Myths about protection against UV radiation
Although most people are aware of the need to take protective actions against sunburn, there are some common misconceptions about UV radiation and the ways of protection:
Myth 1: Darker sunglasses offer more protection from UV radiation
The most important thing to look for in sunglasses is how much UV radiation they filter out. It should be noted that there is no relationship between the colour of sunglasses and their UV filtering action. When one wears sunglasses the pupil widens as there is less light reaching the eye. If the sunglasses have poor UV protection, the amount of UV radiation getting into the eyes may even be greater than not wearing sunglasses at all. For adequate protection, one should wear sunglasses that are able to block at least 98% of the UV radiation.
Myth 2: You can't get sunburn on a cloudy day
You do get sunburned on a cloudy day, that is of course, if you are engaged in outdoor activities but not properly protected against ultraviolet radiation (UV). It is true that on a cloudy day, you won't get as much exposed to UV from direct sunlight as when it is a clear sunny day. However, sunlight, including UV, are scattered by gases in the atmosphere, as well as by clouds, dust, haze and even fog. Up to 80% of solar UV radiation can penetrate thin cloud cover. There are also occasions when broken clouds enhance UV radiation by reflection from their sides.
Therefore, in case of doubt, it is advisable to check the latest UV index through radio, television, the Observatory's website and Dial-a-Weather system (1878200).
Myth 3: You can't get sunburn while in the water
Water offers only minimal protection from UV radiation. At half a metre under water, the UV radiation level is still 40% as intense as at the surface. Also, the part of body above water is additionally exposed to ultraviolet rays reflected from the water surface.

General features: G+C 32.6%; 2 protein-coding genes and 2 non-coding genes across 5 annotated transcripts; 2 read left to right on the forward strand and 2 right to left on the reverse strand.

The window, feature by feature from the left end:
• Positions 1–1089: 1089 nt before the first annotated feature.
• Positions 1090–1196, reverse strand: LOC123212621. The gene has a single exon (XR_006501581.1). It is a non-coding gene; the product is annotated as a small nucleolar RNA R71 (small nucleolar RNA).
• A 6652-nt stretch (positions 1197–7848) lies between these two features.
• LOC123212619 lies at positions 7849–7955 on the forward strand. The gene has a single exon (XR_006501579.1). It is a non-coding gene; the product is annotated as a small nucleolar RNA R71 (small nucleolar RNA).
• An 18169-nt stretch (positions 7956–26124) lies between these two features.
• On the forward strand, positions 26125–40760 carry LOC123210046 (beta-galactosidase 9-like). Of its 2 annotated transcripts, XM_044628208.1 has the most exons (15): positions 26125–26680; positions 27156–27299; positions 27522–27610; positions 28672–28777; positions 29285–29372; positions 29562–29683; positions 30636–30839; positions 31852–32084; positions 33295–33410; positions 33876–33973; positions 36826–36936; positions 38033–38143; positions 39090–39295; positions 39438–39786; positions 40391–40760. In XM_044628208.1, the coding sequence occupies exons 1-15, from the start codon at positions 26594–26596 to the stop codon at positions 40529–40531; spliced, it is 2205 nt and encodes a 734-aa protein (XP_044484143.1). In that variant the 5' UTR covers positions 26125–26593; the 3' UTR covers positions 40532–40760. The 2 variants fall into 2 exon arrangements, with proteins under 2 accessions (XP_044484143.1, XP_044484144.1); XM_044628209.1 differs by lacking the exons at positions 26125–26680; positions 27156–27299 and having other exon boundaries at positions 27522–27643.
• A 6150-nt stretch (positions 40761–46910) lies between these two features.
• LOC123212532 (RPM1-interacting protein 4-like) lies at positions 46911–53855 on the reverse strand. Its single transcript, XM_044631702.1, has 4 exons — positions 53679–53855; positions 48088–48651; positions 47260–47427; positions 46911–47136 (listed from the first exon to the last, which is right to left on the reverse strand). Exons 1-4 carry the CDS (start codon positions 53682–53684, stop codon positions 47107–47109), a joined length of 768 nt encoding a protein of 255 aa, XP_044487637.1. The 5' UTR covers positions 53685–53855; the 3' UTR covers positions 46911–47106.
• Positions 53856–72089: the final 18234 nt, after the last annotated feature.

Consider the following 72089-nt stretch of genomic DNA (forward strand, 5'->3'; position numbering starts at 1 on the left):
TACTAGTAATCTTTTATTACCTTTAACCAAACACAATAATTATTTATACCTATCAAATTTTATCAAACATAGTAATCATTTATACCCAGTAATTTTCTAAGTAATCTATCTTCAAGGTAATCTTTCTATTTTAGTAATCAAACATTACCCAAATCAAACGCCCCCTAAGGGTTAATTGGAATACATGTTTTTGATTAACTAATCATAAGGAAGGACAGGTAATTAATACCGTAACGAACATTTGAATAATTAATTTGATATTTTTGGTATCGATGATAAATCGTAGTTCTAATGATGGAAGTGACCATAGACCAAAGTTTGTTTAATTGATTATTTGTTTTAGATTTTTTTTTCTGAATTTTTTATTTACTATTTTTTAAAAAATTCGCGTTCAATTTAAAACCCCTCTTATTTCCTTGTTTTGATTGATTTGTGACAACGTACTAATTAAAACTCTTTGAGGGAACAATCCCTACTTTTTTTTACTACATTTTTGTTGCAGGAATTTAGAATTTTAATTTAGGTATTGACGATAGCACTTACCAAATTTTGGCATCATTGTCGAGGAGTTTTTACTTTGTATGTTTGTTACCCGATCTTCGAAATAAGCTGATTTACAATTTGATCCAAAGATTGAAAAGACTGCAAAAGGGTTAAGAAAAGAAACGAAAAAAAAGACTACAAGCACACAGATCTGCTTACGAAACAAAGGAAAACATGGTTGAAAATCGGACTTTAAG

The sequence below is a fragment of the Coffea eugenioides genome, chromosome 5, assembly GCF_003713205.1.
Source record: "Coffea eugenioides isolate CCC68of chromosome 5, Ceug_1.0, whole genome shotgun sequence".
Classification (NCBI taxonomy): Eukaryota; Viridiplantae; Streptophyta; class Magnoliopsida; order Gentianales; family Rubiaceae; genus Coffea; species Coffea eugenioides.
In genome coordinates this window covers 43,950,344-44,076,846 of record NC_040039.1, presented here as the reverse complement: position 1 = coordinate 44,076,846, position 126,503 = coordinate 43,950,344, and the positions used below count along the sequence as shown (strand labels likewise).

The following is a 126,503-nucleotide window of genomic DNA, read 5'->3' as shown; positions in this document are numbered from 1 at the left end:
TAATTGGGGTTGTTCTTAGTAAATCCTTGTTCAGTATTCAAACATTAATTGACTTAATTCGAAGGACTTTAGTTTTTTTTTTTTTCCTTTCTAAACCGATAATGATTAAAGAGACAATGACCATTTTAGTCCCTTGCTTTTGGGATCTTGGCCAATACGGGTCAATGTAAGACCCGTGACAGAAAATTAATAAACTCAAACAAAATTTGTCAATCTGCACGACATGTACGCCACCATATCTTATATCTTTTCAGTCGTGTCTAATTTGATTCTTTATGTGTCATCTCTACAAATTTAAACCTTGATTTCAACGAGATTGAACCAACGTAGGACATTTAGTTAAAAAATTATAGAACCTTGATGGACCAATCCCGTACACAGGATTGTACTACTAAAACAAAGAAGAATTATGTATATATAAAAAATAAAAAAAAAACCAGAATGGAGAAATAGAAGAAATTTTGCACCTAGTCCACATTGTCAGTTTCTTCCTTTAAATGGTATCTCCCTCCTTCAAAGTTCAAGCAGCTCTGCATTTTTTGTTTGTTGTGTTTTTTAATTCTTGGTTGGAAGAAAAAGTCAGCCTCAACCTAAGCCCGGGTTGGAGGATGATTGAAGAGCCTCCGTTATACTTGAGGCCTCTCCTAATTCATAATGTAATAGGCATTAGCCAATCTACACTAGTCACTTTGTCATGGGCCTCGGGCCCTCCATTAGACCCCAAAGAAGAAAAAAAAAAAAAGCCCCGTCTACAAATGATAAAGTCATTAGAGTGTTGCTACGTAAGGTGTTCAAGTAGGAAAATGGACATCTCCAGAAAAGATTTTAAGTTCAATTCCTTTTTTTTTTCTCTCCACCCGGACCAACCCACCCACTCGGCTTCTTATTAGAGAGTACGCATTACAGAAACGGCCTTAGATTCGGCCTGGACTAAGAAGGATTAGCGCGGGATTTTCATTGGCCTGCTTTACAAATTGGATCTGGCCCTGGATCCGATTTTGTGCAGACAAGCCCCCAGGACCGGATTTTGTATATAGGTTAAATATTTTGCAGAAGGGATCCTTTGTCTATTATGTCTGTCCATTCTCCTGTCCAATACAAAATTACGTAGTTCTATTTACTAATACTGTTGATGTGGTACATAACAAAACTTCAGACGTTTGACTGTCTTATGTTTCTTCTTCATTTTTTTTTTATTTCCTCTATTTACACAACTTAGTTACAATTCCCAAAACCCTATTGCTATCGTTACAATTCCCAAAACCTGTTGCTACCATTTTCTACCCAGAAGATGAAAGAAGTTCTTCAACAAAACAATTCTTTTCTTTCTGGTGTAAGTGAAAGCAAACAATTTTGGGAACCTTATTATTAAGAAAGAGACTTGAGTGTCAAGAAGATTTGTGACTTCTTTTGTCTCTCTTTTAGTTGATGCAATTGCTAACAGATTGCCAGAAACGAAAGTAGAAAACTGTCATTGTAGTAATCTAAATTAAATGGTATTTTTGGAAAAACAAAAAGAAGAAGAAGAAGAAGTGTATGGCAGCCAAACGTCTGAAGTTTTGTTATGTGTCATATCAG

Myth 4: Sunscreen lotion protects me so I can sunbathe much longer
Sunscreen lotion should not be used to increase sun exposure time but to increase protection during unavoidable exposure. The protection provided by sunscreen lotion depends critically on their correct application. For more about sunscreen lotion and sunburn protection, please check out "Sunburn and SPF".
Myth 5: If you take regular breaks during sunbathing you won't get sunburn
UV radiation exposure is cumulative. The total health damage you get will be the sum of the effect of individual exposure. Therefore, to protect yourself the objective is to reduce exposure to UV radiation as far as practicable. This could decrease the chance of skin cancer.
Myth 6: If you don't feel the hot rays of the sun you won't get sunburn
Sunburn is caused by UV radiation which cannot be felt. The heating effect is caused by the sun's infrared radiation and not by UV radiation. Therefore, even if you don't feel the warmth, you may also get sunburn.
Human exposure to UV radiation may result in acute and chronic health effects on the skin, eye and immune system. So please be aware to take protective actions against sunburn.
(For more details, please click here to read the article written by Hong Kong Observatory)
(Information provided by Hong Kong Observatory)